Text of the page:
bride on a budget

Buying Art Supplies for Wedding Crafts by Vanessa Larkey

Over the weekend I got crafty. Well, kinda. 

I bought the art supplies that will eventually be used to make our table numbers, place settings etc. etc. And as I was perusing the aisles of Dollarama, Michael's and eventually Wal-Mart, I was reminded of the 'wedding tax' we ran into while looking at venues. 

10 place setting cards for $12. An envelope box for $60. I could go on, but it'll upset me too much. Instead, I'll go over how we saved a buck or two and eventually walked away with a bunch for stuff for $170. 

Make A List and Check It Twice

Before I hit the mall, I made a detailed list of everything we needed craft wise. I find making a list for any kind of shopping helps out big time. Personally, without a list I lose focus and forget what I've set out to buy, which means I start filling the cart with unnecessary and costly items. 

The Dollar Store   

When it comes to buying art supplies, a dollar store should be your first stop. Most have a huge selection, and if you can knock off most of your shopping list there there, do it. They have more than you'd think, too. Place card settings, table number holders, and glue guns. If you're in Ontario, Dollarama's are a great resource. Plus, they're clean and generally well stocked. 

Discount Stores

 I generally shy away from shopping at Wal-Mart because I disagree with their politics and employment practises, but sometimes, you need tea lights and they have the lowest price. Wal-mart also has a selection of art supplies, but like I mentioned previously, I'm not a fan of them politically and try to avoid spending my money with them. Plus, the dollar store has 'em beat on price when it comes to place card settings and markers. 

Art Stores

 If you're looking to save big on cash, the art store should be your last stop. I'd also suggest you avoid their wedding section. Sure, the stuff might be cutesy, but it's going to set your budget back big time. Instead, I'd suggest heading to the general art supply section and picking up any items you still need. When it comes to table numbers and place settings, remember, you can make a stencil of a shape you like, buy some nice paper, and make 'em yourself. 

All in all, my experience buying crafts made me very thankful for the Bunz trading app and Facebook group. Wedding supplies can be hella expensive, and it's great to know there is a community of people out there looking to trade for this stuff you'll only use once. 

*I tried to trade for tea lights on the Bunz App, but was too slow on multiple occasions. 

Lessons Learned From Another Bride On A Budget by Vanessa Larkey

Bride on budget congratulates bride on budget.

Bride on budget congratulates bride on budget.

Venues, restaurants, and halls not your thing? Take a page from my friend Dayna who planned an awesome wedding day that was intimate and very affordable.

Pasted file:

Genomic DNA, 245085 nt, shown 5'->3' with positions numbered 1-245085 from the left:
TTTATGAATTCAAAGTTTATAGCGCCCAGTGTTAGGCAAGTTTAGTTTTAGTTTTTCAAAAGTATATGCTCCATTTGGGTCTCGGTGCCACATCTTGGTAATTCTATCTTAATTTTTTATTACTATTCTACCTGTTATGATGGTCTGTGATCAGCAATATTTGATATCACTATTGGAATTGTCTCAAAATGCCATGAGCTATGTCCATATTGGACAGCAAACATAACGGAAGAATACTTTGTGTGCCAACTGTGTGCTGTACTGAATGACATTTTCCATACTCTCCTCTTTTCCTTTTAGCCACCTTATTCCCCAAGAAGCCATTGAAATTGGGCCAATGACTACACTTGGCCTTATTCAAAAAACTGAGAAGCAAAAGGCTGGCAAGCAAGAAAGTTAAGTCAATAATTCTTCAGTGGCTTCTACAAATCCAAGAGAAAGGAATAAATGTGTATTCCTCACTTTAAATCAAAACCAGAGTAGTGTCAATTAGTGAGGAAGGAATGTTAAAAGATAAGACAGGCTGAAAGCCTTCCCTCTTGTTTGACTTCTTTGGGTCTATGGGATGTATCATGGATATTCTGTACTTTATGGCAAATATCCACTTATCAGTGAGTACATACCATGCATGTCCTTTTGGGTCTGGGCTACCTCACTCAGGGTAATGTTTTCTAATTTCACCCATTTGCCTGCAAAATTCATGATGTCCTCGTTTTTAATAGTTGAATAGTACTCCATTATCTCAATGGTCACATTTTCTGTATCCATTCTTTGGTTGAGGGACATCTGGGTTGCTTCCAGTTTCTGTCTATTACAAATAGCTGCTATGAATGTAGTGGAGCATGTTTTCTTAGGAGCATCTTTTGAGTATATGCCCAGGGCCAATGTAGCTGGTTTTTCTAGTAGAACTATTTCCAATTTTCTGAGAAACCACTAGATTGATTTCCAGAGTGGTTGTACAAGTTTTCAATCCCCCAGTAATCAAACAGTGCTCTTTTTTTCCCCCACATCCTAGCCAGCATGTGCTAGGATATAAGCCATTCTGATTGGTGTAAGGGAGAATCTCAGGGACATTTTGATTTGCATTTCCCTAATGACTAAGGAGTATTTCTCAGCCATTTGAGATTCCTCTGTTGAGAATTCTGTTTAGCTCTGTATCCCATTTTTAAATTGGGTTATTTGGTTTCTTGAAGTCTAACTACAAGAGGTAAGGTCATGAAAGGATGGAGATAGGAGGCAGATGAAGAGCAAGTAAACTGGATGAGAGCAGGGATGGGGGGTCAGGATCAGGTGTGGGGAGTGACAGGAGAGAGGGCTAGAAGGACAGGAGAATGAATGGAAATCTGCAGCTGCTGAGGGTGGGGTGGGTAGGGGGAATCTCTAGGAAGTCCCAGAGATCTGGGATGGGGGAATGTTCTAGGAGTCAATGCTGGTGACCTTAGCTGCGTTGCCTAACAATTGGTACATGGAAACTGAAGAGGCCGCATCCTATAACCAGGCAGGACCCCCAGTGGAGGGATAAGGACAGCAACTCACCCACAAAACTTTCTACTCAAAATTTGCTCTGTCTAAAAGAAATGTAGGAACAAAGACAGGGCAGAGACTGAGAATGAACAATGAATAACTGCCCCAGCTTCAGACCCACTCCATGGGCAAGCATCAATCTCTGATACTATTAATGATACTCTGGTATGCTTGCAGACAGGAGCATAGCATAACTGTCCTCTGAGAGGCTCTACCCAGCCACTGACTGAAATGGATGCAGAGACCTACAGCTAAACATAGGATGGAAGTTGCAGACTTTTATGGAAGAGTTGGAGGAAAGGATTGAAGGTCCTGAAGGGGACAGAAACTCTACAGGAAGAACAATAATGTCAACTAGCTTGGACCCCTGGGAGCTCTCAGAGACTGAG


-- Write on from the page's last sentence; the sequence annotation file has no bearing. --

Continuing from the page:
Not into a bunch of people staring at you while taking your vows? Neither were Dayna and Patrick.  Instead, they opted for a private ceremony in Patrick's mother's backyard in front of immediate family. The best part? They were able to use their dog, Dax, as the de facto flower girl/ring bearer/videographer*.


After their ceremony, Dayna and Patrick met their extended family for lunch at Mangia & Bevi. The best part? Dayna told the restaurant she didn't have centrepieces, so the restaurant made their own! It was a sweet gesture and total surprise -- Dayna loved it. 


Reception part 2 was held in a friend's backyard. The event was catered by a food truck (yum!) and the couple hired a bartender to distribute the libations. Because they were already officially married at this point, the newlyweds were able to mix and mingle with their guests. In fact, I don't think I've ever been to a wedding where I've had so much one on one time with the bride! Usually it's just a quick, "Congratulations!" and they're off to see another guest. 

At dusk, guests were invited to a nearby park to check out a fireworks show. It was romantic and fun and awesome. 

So! What advice does Dayna have for other bride's on a budget? I've posted her nuggets of wisdom (is that a thing?) below. 


"For a wedding like mine, I would advise people to plan it in 3 or 4 months. Don't wait a whole year cause it just gives people longer to mix up the details."

Dayna's engagement lasted just over a year and like us, she sent out an email save the date/wedding invite. The newlywed said there were some mixups with family when it came to the actual date of the wedding, but I think that can happen at a larger wedding as well. Some people are just bad at remembering dates. 

If you plan on having an intimate ceremony with a larger reception afterwards, Dayna advises not to mince words.  

"Be super blunt and clear with everyone when it comes to the invites... if you're trying to protect feelings they'll just misinterpret what you're saying. For instance, the invitation to the aunts and uncles said we were having a small ceremony and would like them to join us for lunch after. We gave them the date, time, and location of lunch only. I thought that made it clear cause they didn't receive the location and time of ceremony, but that didn't happen."

So there you have it! Advice from another bride on a budget. 

*When you attached Go Pro to your dog, they become a videographer.